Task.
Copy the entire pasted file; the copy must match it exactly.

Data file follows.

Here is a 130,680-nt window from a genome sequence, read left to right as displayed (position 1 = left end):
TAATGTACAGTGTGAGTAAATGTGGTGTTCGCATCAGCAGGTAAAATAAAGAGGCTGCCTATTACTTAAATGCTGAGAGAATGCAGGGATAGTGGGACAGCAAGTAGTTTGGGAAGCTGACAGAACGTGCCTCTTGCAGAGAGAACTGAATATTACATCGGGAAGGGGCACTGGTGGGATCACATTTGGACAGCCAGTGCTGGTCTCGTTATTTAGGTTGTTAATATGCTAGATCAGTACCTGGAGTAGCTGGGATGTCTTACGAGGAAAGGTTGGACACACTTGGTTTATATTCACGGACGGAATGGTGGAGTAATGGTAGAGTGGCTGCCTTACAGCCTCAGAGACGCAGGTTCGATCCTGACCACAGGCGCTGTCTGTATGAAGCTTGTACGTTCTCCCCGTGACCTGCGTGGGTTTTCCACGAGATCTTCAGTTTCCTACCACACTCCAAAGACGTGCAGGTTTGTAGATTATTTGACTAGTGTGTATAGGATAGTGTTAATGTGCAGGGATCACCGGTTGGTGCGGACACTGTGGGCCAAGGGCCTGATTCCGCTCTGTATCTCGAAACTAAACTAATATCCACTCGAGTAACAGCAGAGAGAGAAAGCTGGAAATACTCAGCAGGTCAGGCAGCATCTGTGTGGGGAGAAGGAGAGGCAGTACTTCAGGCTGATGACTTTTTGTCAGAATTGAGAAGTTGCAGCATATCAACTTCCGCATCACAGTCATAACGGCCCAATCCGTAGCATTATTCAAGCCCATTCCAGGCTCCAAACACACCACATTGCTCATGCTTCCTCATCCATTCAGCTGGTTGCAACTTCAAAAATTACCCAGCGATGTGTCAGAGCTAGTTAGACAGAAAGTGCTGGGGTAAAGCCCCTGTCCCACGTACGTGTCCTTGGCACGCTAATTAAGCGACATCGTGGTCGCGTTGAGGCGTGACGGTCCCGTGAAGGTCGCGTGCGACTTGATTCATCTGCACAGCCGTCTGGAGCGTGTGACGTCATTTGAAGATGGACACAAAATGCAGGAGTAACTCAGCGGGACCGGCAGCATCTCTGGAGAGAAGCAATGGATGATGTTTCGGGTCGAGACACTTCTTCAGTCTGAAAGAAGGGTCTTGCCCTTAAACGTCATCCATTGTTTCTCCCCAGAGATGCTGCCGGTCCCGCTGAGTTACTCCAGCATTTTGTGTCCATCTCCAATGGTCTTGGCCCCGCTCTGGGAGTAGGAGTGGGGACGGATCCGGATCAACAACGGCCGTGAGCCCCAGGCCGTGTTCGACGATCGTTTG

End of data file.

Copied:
Here is a 130,680-nt window from a genome sequence, read left to right as displayed (position 1 = left end):
TAATGTACAGTGTGAGTAAATGTGGTGTTCGCATCAGCAGGTAAAATAAAGAGGCTGCCTATTACTTAAATGCTGAGAGAATGCAGGGATAGTGGGACAGCAAGTAGTTTGGGAAGCTGACAGAACGTGCCTCTTGCAGAGAGAACTGAATATTACATCGGGAAGGGGCACTGGTGGGATCACATTTGGACAGCCAGTGCTGGTCTCGTTATTTAGGTTGTTAATATGCTAGATCAGTACCTGGAGTAGCTGGGATGTCTTACGAGGAAAGGTTGGACACACTTGGTTTATATTCACGGACGGAATGGTGGAGTAATGGTAGAGTGGCTGCCTTACAGCCTCAGAGACGCAGGTTCGATCCTGACCACAGGCGCTGTCTGTATGAAGCTTGTACGTTCTCCCCGTGACCTGCGTGGGTTTTCCACGAGATCTTCAGTTTCCTACCACACTCCAAAGACGTGCAGGTTTGTAGATTATTTGACTAGTGTGTATAGGATAGTGTTAATGTGCAGGGATCACCGGTTGGTGCGGACACTGTGGGCCAAGGGCCTGATTCCGCTCTGTATCTCGAAACTAAACTAATATCCACTCGAGTAACAGCAGAGAGAGAAAGCTGGAAATACTCAGCAGGTCAGGCAGCATCTGTGTGGGGAGAAGGAGAGGCAGTACTTCAGGCTGATGACTTTTTGTCAGAATTGAGAAGTTGCAGCATATCAACTTCCGCATCACAGTCATAACGGCCCAATCCGTAGCATTATTCAAGCCCATTCCAGGCTCCAAACACACCACATTGCTCATGCTTCCTCATCCATTCAGCTGGTTGCAACTTCAAAAATTACCCAGCGATGTGTCAGAGCTAGTTAGACAGAAAGTGCTGGGGTAAAGCCCCTGTCCCACGTACGTGTCCTTGGCACGCTAATTAAGCGACATCGTGGTCGCGTTGAGGCGTGACGGTCCCGTGAAGGTCGCGTGCGACTTGATTCATCTGCACAGCCGTCTGGAGCGTGTGACGTCATTTGAAGATGGACACAAAATGCAGGAGTAACTCAGCGGGACCGGCAGCATCTCTGGAGAGAAGCAATGGATGATGTTTCGGGTCGAGACACTTCTTCAGTCTGAAAGAAGGGTCTTGCCCTTAAACGTCATCCATTGTTTCTCCCCAGAGATGCTGCCGGTCCCGCTGAGTTACTCCAGCATTTTGTGTCCATCTCCAATGGTCTTGGCCCCGCTCTGGGAGTAGGAGTGGGGACGGATCCGGATCAACAACGGCCGTGAGCCCCAGGCCGTGTTCGACGATCGTTTG